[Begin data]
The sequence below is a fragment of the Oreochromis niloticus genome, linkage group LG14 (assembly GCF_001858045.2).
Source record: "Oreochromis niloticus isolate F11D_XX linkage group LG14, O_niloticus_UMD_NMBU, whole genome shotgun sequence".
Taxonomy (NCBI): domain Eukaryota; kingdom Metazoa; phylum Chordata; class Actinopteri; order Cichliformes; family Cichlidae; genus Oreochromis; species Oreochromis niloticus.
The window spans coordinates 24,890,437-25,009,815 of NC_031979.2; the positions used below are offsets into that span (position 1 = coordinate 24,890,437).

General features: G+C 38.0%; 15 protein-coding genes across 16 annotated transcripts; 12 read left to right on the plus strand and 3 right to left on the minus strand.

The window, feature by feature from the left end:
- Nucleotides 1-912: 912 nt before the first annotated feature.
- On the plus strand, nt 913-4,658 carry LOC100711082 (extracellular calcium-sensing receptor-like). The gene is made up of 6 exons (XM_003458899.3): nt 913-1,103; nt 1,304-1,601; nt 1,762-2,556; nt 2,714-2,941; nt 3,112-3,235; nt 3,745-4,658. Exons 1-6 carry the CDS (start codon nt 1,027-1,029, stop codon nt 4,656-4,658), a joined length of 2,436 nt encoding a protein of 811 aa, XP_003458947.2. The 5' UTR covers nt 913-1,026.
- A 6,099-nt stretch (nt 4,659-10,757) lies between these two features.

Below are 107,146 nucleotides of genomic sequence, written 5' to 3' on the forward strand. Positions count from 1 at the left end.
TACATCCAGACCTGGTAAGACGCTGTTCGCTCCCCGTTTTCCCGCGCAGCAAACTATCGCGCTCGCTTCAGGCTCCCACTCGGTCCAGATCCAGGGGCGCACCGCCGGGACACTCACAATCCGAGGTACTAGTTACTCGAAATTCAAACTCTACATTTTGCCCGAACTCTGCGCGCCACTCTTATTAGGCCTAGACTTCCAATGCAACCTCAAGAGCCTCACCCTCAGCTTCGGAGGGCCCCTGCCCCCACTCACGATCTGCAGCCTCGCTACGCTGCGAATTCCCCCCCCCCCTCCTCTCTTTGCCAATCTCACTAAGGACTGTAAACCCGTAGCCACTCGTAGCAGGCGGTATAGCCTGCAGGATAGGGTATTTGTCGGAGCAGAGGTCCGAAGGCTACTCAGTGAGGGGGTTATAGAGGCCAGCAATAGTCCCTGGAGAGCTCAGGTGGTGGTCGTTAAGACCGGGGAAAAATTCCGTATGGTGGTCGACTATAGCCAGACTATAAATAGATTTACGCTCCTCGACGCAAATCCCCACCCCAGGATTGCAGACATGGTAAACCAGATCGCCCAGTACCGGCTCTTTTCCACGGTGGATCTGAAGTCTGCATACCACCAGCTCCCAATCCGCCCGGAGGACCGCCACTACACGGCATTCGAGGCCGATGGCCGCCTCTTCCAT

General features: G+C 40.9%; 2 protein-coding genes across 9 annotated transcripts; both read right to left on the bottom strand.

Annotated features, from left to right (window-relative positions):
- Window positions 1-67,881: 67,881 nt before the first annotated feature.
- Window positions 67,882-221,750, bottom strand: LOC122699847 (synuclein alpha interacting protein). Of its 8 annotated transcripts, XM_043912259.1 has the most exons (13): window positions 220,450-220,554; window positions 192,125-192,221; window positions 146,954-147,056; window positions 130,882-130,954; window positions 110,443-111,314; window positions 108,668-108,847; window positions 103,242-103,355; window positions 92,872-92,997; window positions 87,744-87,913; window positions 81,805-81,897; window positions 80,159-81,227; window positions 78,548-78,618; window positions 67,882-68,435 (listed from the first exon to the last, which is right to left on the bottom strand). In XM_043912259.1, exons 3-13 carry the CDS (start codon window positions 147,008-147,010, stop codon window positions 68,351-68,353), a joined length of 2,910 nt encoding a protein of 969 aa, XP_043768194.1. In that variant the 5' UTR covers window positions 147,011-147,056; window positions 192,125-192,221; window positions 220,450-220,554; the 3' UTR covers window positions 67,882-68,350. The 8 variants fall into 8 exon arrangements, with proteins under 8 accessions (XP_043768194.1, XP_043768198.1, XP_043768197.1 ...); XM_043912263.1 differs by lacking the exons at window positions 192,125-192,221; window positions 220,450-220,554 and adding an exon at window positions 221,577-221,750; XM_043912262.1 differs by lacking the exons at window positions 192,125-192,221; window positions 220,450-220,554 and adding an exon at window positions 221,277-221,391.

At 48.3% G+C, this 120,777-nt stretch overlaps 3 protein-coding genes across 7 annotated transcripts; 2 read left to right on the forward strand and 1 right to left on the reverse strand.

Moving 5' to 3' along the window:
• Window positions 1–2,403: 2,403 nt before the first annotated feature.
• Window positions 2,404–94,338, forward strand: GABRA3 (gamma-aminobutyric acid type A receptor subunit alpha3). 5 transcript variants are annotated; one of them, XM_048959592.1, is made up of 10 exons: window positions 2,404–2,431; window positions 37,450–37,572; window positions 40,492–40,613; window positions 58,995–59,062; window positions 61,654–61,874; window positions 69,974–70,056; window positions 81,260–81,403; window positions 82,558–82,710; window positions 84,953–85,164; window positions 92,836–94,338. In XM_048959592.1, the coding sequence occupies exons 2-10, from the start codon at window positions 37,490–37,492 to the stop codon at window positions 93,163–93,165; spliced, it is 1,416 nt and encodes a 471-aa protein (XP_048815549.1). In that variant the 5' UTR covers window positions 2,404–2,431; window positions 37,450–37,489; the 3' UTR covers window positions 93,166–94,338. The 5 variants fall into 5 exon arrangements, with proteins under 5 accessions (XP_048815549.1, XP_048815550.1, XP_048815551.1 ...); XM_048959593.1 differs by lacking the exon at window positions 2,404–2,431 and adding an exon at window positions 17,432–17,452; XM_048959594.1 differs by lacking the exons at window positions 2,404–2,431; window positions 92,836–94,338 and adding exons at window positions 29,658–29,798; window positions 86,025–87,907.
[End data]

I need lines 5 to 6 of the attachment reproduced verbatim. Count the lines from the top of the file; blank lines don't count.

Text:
General features: G+C 38.0%; 15 protein-coding genes across 16 annotated transcripts; 12 read left to right on the plus strand and 3 right to left on the minus strand.

The window, feature by feature from the left end: